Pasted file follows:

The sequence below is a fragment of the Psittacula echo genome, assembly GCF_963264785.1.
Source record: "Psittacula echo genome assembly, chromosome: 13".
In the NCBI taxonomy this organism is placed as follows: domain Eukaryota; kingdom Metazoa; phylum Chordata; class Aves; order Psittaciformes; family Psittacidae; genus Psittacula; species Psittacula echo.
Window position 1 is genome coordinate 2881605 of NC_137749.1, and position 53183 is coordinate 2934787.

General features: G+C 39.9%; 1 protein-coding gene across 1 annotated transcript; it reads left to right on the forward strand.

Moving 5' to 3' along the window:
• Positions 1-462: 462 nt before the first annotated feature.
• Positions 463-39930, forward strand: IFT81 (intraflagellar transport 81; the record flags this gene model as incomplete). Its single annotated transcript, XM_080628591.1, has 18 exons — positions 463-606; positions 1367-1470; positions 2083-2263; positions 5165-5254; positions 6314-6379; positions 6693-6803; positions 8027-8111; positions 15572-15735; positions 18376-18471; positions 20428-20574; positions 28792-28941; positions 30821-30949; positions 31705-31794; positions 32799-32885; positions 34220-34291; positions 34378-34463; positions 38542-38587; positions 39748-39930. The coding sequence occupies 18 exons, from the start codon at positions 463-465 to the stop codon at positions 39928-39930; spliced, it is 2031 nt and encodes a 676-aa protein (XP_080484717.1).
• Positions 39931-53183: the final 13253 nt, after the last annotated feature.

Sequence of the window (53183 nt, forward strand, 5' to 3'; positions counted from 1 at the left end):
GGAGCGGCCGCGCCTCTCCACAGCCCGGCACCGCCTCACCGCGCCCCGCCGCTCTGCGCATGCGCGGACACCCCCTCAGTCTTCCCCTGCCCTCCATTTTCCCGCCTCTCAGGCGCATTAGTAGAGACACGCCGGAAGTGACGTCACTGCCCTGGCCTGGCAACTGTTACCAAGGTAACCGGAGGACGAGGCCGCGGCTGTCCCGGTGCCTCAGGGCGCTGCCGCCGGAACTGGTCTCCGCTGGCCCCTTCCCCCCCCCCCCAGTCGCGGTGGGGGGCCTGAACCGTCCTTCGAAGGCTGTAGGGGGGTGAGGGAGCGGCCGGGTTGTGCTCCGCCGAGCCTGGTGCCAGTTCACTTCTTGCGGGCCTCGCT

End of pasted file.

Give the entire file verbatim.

The sequence below is a fragment of the Psittacula echo genome, assembly GCF_963264785.1.
Source record: "Psittacula echo genome assembly, chromosome: 13".
In the NCBI taxonomy this organism is placed as follows: domain Eukaryota; kingdom Metazoa; phylum Chordata; class Aves; order Psittaciformes; family Psittacidae; genus Psittacula; species Psittacula echo.
Window position 1 is genome coordinate 2881605 of NC_137749.1, and position 53183 is coordinate 2934787.

General features: G+C 39.9%; 1 protein-coding gene across 1 annotated transcript; it reads left to right on the forward strand.

Moving 5' to 3' along the window:
• Positions 1-462: 462 nt before the first annotated feature.
• Positions 463-39930, forward strand: IFT81 (intraflagellar transport 81; the record flags this gene model as incomplete). Its single annotated transcript, XM_080628591.1, has 18 exons — positions 463-606; positions 1367-1470; positions 2083-2263; positions 5165-5254; positions 6314-6379; positions 6693-6803; positions 8027-8111; positions 15572-15735; positions 18376-18471; positions 20428-20574; positions 28792-28941; positions 30821-30949; positions 31705-31794; positions 32799-32885; positions 34220-34291; positions 34378-34463; positions 38542-38587; positions 39748-39930. The coding sequence occupies 18 exons, from the start codon at positions 463-465 to the stop codon at positions 39928-39930; spliced, it is 2031 nt and encodes a 676-aa protein (XP_080484717.1).
• Positions 39931-53183: the final 13253 nt, after the last annotated feature.

Sequence of the window (53183 nt, forward strand, 5' to 3'; positions counted from 1 at the left end):
GGAGCGGCCGCGCCTCTCCACAGCCCGGCACCGCCTCACCGCGCCCCGCCGCTCTGCGCATGCGCGGACACCCCCTCAGTCTTCCCCTGCCCTCCATTTTCCCGCCTCTCAGGCGCATTAGTAGAGACACGCCGGAAGTGACGTCACTGCCCTGGCCTGGCAACTGTTACCAAGGTAACCGGAGGACGAGGCCGCGGCTGTCCCGGTGCCTCAGGGCGCTGCCGCCGGAACTGGTCTCCGCTGGCCCCTTCCCCCCCCCCCCAGTCGCGGTGGGGGGCCTGAACCGTCCTTCGAAGGCTGTAGGGGGGTGAGGGAGCGGCCGGGTTGTGCTCCGCCGAGCCTGGTGCCAGTTCACTTCTTGCGGGCCTCGCT